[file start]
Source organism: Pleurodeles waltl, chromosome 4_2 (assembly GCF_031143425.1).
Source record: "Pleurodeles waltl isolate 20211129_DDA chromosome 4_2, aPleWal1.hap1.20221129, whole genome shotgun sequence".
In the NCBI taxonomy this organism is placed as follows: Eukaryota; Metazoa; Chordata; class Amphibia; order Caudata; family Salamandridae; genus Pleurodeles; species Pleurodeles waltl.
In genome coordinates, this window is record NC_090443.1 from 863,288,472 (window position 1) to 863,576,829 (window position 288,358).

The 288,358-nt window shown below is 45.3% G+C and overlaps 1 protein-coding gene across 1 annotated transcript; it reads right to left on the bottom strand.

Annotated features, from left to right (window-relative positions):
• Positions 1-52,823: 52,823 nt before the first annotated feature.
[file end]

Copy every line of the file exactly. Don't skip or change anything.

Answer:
Source organism: Pleurodeles waltl, chromosome 4_2 (assembly GCF_031143425.1).
Source record: "Pleurodeles waltl isolate 20211129_DDA chromosome 4_2, aPleWal1.hap1.20221129, whole genome shotgun sequence".
In the NCBI taxonomy this organism is placed as follows: Eukaryota; Metazoa; Chordata; class Amphibia; order Caudata; family Salamandridae; genus Pleurodeles; species Pleurodeles waltl.
In genome coordinates, this window is record NC_090443.1 from 863,288,472 (window position 1) to 863,576,829 (window position 288,358).

The 288,358-nt window shown below is 45.3% G+C and overlaps 1 protein-coding gene across 1 annotated transcript; it reads right to left on the bottom strand.

Annotated features, from left to right (window-relative positions):
• Positions 1-52,823: 52,823 nt before the first annotated feature.